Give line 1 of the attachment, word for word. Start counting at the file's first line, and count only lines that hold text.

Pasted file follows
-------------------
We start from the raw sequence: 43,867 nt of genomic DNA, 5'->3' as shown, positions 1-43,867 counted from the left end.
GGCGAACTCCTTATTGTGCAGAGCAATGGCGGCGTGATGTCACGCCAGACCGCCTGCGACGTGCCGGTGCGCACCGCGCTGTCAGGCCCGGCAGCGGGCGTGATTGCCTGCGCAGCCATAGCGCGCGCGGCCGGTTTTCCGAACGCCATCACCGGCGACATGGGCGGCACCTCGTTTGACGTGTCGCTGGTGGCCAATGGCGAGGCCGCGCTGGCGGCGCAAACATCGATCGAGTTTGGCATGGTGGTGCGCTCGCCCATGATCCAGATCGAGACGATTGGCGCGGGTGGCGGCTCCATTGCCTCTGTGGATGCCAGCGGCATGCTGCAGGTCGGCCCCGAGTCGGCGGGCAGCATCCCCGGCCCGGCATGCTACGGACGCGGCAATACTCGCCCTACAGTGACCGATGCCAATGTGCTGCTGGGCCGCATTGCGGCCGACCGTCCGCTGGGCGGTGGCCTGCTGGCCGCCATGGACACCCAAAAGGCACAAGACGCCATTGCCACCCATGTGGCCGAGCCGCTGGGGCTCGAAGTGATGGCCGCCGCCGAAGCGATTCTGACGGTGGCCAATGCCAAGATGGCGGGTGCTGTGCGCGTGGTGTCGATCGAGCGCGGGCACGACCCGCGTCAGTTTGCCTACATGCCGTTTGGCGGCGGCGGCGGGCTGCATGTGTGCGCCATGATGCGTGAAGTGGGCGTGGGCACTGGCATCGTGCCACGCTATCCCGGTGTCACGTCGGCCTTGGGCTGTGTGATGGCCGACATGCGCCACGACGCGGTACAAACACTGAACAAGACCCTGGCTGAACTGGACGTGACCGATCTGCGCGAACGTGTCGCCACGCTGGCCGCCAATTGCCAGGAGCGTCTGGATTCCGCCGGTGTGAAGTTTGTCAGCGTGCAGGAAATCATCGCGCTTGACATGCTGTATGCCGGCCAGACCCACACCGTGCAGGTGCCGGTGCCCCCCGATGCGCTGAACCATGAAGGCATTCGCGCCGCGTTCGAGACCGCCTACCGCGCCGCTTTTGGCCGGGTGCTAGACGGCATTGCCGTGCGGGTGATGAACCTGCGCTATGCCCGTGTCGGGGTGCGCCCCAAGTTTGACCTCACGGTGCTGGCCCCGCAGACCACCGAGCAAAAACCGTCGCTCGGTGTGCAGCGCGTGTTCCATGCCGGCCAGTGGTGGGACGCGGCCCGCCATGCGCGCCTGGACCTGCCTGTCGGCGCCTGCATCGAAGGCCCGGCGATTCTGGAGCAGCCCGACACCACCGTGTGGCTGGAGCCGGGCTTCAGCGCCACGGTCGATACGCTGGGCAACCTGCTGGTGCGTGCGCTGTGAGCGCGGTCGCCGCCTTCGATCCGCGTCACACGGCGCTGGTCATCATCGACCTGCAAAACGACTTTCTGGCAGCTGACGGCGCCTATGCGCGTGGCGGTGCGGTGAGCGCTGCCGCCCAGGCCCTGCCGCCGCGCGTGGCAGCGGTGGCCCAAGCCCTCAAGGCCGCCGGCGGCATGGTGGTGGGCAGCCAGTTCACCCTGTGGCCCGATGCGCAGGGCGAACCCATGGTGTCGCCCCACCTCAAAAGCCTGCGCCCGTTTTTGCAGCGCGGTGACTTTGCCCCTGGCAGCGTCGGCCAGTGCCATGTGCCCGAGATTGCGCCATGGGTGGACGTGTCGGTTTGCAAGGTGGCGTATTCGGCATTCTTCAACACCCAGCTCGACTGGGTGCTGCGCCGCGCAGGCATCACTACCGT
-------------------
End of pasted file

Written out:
We start from the raw sequence: 43,867 nt of genomic DNA, 5'->3' as shown, positions 1-43,867 counted from the left end.